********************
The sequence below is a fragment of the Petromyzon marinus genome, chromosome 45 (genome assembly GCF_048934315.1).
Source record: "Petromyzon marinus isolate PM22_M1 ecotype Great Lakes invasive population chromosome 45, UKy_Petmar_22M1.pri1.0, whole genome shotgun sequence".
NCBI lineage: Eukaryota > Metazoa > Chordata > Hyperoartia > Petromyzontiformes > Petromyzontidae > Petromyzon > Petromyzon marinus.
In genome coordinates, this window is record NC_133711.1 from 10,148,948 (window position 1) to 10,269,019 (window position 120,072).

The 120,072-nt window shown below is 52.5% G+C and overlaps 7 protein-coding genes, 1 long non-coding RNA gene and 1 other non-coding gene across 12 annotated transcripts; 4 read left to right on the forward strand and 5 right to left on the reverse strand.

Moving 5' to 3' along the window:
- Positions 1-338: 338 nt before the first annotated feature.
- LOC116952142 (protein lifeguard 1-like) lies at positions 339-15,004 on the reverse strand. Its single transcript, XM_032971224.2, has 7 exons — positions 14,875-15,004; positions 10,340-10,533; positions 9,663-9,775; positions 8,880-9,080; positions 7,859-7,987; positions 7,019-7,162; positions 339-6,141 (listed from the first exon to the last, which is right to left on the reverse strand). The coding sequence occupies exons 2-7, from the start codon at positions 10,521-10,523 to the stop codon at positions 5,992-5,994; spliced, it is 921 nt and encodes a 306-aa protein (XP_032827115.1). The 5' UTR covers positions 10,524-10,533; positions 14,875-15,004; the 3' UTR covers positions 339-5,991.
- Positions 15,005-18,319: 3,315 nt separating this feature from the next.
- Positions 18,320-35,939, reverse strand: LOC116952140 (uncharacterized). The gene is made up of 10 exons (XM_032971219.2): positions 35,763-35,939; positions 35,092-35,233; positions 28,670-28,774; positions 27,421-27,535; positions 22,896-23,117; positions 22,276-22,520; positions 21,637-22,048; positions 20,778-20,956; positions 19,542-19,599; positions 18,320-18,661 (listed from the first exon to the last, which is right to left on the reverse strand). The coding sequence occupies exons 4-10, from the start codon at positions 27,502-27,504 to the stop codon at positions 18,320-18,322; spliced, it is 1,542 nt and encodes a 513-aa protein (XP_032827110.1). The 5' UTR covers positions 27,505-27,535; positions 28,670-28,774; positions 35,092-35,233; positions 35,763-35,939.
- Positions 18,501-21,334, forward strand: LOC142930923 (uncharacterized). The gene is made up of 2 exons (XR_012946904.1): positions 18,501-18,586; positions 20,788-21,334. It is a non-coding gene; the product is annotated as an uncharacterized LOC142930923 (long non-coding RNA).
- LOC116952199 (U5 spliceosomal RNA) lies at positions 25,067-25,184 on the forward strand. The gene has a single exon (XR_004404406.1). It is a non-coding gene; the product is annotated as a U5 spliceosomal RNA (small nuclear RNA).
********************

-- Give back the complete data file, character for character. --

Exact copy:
The sequence below is a fragment of the Petromyzon marinus genome, chromosome 45 (genome assembly GCF_048934315.1).
Source record: "Petromyzon marinus isolate PM22_M1 ecotype Great Lakes invasive population chromosome 45, UKy_Petmar_22M1.pri1.0, whole genome shotgun sequence".
NCBI lineage: Eukaryota > Metazoa > Chordata > Hyperoartia > Petromyzontiformes > Petromyzontidae > Petromyzon > Petromyzon marinus.
In genome coordinates, this window is record NC_133711.1 from 10,148,948 (window position 1) to 10,269,019 (window position 120,072).

The 120,072-nt window shown below is 52.5% G+C and overlaps 7 protein-coding genes, 1 long non-coding RNA gene and 1 other non-coding gene across 12 annotated transcripts; 4 read left to right on the forward strand and 5 right to left on the reverse strand.

Moving 5' to 3' along the window:
- Positions 1-338: 338 nt before the first annotated feature.
- LOC116952142 (protein lifeguard 1-like) lies at positions 339-15,004 on the reverse strand. Its single transcript, XM_032971224.2, has 7 exons — positions 14,875-15,004; positions 10,340-10,533; positions 9,663-9,775; positions 8,880-9,080; positions 7,859-7,987; positions 7,019-7,162; positions 339-6,141 (listed from the first exon to the last, which is right to left on the reverse strand). The coding sequence occupies exons 2-7, from the start codon at positions 10,521-10,523 to the stop codon at positions 5,992-5,994; spliced, it is 921 nt and encodes a 306-aa protein (XP_032827115.1). The 5' UTR covers positions 10,524-10,533; positions 14,875-15,004; the 3' UTR covers positions 339-5,991.
- Positions 15,005-18,319: 3,315 nt separating this feature from the next.
- Positions 18,320-35,939, reverse strand: LOC116952140 (uncharacterized). The gene is made up of 10 exons (XM_032971219.2): positions 35,763-35,939; positions 35,092-35,233; positions 28,670-28,774; positions 27,421-27,535; positions 22,896-23,117; positions 22,276-22,520; positions 21,637-22,048; positions 20,778-20,956; positions 19,542-19,599; positions 18,320-18,661 (listed from the first exon to the last, which is right to left on the reverse strand). The coding sequence occupies exons 4-10, from the start codon at positions 27,502-27,504 to the stop codon at positions 18,320-18,322; spliced, it is 1,542 nt and encodes a 513-aa protein (XP_032827110.1). The 5' UTR covers positions 27,505-27,535; positions 28,670-28,774; positions 35,092-35,233; positions 35,763-35,939.
- Positions 18,501-21,334, forward strand: LOC142930923 (uncharacterized). The gene is made up of 2 exons (XR_012946904.1): positions 18,501-18,586; positions 20,788-21,334. It is a non-coding gene; the product is annotated as an uncharacterized LOC142930923 (long non-coding RNA).
- LOC116952199 (U5 spliceosomal RNA) lies at positions 25,067-25,184 on the forward strand. The gene has a single exon (XR_004404406.1). It is a non-coding gene; the product is annotated as a U5 spliceosomal RNA (small nuclear RNA).